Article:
>> doc plot

- Use lookfor to find function by keywords

>> lookfor regression

Mathematical functions

- Lists of build-in mathematical functions
- Elementary functions

>> help elfun

- Special functions

>> help specfun

- Such as

sin(x), cos(x), tan(x), ex, ln(x)

Mathematical functions

- Example 1

Calculate z=e-asin(x)+10 for a=5, x=2, y=8

>> a=5; x=2; y=8;

>> z=exp(-a)*sin(x)+10*sqrt(y)

z=

28.2904

- Example 2

log(142), log10(142)

Matrix generation

- The name MATLAB is taken from ”MATrix LABoratory.” It is good at dealing with matrices.
- Actually all variables in MATLAB are matrices.
- Scalars are 1-by-1 matrices
- vectors are N-by-1 (or 1-by-N) matrices.
- You can see this by executing

>> size(x)

Matrix generation

- Entering a matrix
- Begin with a square bracket, [
- Separate elements in a row with spaces or commas (,)
- Use a semicolon (;) to separate rows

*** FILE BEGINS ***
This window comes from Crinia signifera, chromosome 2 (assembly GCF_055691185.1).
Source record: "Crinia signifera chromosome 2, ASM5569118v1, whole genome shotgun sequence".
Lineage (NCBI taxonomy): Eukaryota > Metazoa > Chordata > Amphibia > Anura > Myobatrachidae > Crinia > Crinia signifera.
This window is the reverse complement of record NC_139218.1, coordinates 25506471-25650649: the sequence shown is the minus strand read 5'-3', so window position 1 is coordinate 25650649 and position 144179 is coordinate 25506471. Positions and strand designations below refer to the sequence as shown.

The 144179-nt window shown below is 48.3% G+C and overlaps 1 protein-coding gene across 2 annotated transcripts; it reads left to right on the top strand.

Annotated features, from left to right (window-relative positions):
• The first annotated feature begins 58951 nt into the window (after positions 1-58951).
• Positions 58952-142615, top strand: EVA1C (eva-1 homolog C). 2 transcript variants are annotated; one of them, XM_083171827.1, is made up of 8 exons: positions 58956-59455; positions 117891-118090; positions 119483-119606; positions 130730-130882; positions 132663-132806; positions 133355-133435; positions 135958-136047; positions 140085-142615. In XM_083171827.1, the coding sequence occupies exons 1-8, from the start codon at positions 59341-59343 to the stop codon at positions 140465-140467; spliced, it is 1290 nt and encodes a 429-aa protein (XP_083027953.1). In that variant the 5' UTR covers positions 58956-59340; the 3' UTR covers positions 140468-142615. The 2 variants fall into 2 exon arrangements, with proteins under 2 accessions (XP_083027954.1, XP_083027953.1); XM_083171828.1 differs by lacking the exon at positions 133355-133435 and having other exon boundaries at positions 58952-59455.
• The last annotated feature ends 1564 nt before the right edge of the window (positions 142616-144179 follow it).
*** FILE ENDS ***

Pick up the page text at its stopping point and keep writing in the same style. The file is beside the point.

- End the matrix with another square bracket, ]

Matrix generation

- Entering a matrix: A typical example

>> A=[1 2 3; 4 5 6; 7 8 9]

>> A=

1 2 3

4 5 6

7 8 9

Matrix generation

- Matrix indexing
- View a particular element in a matrix
- For example, A(1,3) is an element of first row and third column

>>A(1,3)

>>ans =

3

Matrix generation

- Colon operator in a matrix
- Colon operator is very useful in the usage of MATLAB
- For example, A(m:n,k:l) specifies portions of a matrix A: rows m to n and column k to l.
- Examples:

A(2:3, 2:3)

A(2, :)

A(2:end, :)

Matrix generation

- Transposing a matrix

The transposing operation is a single quote (’)

>>A’

- Concatenating matrices

Matrices can be made up of sub-matrices

>>B= [A 10*A; -A [1 0 0; 0 1 0; 0 0 1]]

Matrix generation

- Generating vectors: colon operator
- Suppose we want to enter a vector x consisting of points (0, 0.1, 0.2, 0.3,…,5)

>>x=0:0.1:5;

- All the elements in between 0 and 5 increase by one-tenth

Matrix generation

- Elementary matrix generators
- eye(m,n)
- eye(n)